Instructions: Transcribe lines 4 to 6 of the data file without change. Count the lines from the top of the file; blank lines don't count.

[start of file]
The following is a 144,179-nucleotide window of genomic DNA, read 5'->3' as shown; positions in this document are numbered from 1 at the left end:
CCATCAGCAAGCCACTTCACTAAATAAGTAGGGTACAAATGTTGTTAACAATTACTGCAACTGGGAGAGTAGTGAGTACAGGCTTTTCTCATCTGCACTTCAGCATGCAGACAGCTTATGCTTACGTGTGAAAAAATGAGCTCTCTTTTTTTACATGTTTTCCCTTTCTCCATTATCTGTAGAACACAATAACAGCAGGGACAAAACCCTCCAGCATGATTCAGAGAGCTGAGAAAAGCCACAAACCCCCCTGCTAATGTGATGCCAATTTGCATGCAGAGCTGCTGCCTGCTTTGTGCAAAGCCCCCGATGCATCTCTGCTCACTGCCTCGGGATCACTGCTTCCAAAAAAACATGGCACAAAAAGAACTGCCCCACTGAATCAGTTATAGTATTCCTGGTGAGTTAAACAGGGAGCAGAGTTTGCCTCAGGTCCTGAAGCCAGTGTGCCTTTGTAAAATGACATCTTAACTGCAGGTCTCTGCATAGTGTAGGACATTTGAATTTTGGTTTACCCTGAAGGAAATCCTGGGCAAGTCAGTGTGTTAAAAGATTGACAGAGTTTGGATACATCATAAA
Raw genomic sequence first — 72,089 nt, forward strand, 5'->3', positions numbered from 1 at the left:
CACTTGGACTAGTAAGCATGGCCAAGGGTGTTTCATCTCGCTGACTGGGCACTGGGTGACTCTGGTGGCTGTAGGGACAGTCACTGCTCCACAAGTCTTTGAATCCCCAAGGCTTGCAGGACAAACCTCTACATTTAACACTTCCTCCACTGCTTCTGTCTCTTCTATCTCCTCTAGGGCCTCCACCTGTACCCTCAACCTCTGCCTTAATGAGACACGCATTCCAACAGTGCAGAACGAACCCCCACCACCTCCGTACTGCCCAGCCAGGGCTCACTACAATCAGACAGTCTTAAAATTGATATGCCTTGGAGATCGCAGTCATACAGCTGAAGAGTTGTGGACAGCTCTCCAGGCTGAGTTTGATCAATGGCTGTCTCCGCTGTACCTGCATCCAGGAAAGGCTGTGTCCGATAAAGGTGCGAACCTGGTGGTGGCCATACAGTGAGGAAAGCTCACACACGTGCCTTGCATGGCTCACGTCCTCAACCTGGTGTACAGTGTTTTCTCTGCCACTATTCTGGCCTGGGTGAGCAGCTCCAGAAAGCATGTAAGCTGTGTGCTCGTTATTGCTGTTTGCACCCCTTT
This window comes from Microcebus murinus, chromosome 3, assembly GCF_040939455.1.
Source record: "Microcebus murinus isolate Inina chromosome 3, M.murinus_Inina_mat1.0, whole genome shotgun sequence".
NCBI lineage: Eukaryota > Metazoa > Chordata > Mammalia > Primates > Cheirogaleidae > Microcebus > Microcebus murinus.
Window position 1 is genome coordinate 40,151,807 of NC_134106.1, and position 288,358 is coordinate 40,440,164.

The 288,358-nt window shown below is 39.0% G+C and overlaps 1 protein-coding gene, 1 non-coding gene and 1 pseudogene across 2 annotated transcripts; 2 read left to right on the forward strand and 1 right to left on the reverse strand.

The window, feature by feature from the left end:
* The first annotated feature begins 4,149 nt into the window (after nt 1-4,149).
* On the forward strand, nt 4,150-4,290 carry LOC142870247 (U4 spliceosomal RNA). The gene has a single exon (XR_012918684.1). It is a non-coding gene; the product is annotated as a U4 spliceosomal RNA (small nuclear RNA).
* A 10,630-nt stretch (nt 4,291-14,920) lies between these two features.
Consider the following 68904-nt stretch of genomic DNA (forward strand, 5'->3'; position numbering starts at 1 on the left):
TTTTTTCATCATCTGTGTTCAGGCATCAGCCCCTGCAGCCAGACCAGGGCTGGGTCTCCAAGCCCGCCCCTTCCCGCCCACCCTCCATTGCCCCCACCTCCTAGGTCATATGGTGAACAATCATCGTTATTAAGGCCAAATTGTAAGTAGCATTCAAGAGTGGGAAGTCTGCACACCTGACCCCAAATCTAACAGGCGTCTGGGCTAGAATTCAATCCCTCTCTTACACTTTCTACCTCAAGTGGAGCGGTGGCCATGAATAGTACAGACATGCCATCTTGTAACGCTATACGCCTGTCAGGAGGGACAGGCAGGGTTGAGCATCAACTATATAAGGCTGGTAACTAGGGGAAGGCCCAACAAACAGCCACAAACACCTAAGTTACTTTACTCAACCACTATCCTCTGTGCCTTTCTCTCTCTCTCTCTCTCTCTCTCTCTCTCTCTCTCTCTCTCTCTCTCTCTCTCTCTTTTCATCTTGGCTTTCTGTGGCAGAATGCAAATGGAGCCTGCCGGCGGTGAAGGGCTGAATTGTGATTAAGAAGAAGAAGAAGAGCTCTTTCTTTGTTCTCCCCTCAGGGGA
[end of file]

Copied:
CACTTGGACTAGTAAGCATGGCCAAGGGTGTTTCATCTCGCTGACTGGGCACTGGGTGACTCTGGTGGCTGTAGGGACAGTCACTGCTCCACAAGTCTTTGAATCCCCAAGGCTTGCAGGACAAACCTCTACATTTAACACTTCCTCCACTGCTTCTGTCTCTTCTATCTCCTCTAGGGCCTCCACCTGTACCCTCAACCTCTGCCTTAATGAGACACGCATTCCAACAGTGCAGAACGAACCCCCACCACCTCCGTACTGCCCAGCCAGGGCTCACTACAATCAGACAGTCTTAAAATTGATATGCCTTGGAGATCGCAGTCATACAGCTGAAGAGTTGTGGACAGCTCTCCAGGCTGAGTTTGATCAATGGCTGTCTCCGCTGTACCTGCATCCAGGAAAGGCTGTGTCCGATAAAGGTGCGAACCTGGTGGTGGCCATACAGTGAGGAAAGCTCACACACGTGCCTTGCATGGCTCACGTCCTCAACCTGGTGTACAGTGTTTTCTCTGCCACTATTCTGGCCTGGGTGAGCAGCTCCAGAAAGCATGTAAGCTGTGTGCTCGTTATTGCTGTTTGCACCCCTTT
This window comes from Microcebus murinus, chromosome 3, assembly GCF_040939455.1.
Source record: "Microcebus murinus isolate Inina chromosome 3, M.murinus_Inina_mat1.0, whole genome shotgun sequence".